Research and new technologies are continually bringing new types of protective gear to the user, although their actual capabilities need to be researched. The environmental extremes confronted by motorcyclists are also addressed by protective apparel, making riding more comfortable in extreme temperatures and inclement weather. There is a variety of apparel offering various degrees of protection for motorcyclists involved in a crash.

The most frequent injury to the crash-involved motorcyclist is abrasion. A wide range of apparel provides proven protection from abrasion (Hurt, 1981a). Leather, used in garments to cover virtually all of a motorcyclist’s body, can prevent abrasion including serious deep abrasions, has a traditional appeal to many motorcyclists and is currently fashionable. A variety of leather grades, construction, and styles is available, and many leather garments offer extensive features to accommodate motorcyclists’ needs. Not all leather garments, even all of those styled in a manner that suggests motorcycle use, are sturdy enough to provide significant abrasion protection (Woods, 1994a, 1994b). Various types of effective synthetic materials have been offered in recent years.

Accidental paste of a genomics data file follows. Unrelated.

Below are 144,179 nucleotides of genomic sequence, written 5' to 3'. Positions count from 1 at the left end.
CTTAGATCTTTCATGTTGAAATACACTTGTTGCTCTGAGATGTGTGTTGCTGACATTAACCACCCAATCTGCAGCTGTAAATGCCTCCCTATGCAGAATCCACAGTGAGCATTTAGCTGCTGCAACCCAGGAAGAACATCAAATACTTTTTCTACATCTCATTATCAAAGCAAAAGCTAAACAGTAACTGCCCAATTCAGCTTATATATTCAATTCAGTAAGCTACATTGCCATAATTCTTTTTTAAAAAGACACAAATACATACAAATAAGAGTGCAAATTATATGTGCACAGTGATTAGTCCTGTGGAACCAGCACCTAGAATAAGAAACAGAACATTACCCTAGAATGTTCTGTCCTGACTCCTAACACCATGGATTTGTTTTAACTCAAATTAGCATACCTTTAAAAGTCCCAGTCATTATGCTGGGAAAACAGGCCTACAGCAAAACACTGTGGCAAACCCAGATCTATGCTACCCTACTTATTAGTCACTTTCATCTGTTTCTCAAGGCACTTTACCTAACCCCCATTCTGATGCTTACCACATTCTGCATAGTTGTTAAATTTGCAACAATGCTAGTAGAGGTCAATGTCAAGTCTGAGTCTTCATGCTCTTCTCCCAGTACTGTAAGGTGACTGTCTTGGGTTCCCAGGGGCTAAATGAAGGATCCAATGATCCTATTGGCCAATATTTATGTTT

A variety of approaches is being taken to provide motorcyclists with impact protection for body areas besides the head. These involve some type of impact resistant material, or armor, incorporated into jackets, suits and even gloves and boots. Armor is being designed in an attempt to protect the motorcyclist from everything from bruising and fractures of the extremities, to averting life-threatening injuries to the torso, and reducing spinal injuries. The European Union has devised testing standards: CE EN 1621-1 for elbow, shoulder and knee armor and CE EN 1621-2 for spinal armor. No such standards exist in the United States, and there are no armor standards for the torso area, which is critical for protection from life-threatening injuries.


All motorcyclists should choose to wear protective apparel because they understand that such apparel can reduce injuries in a crash. All motorcyclists should want to wear FMVSS 218 compliant helmets while riding to reduce head trauma resulting from a crash. Motorcyclists should understand the critical nature of apparel and how it provides comfort, in addition to protection, while riding. Their choices in apparel should be based on promotion from all motorcycle safety organizations, groups, clubs, other stakeholders, and the motorcycle industry. In states where there are helmet laws, law enforcement personnel should know how to identify FMVSS 218 compliant helmets.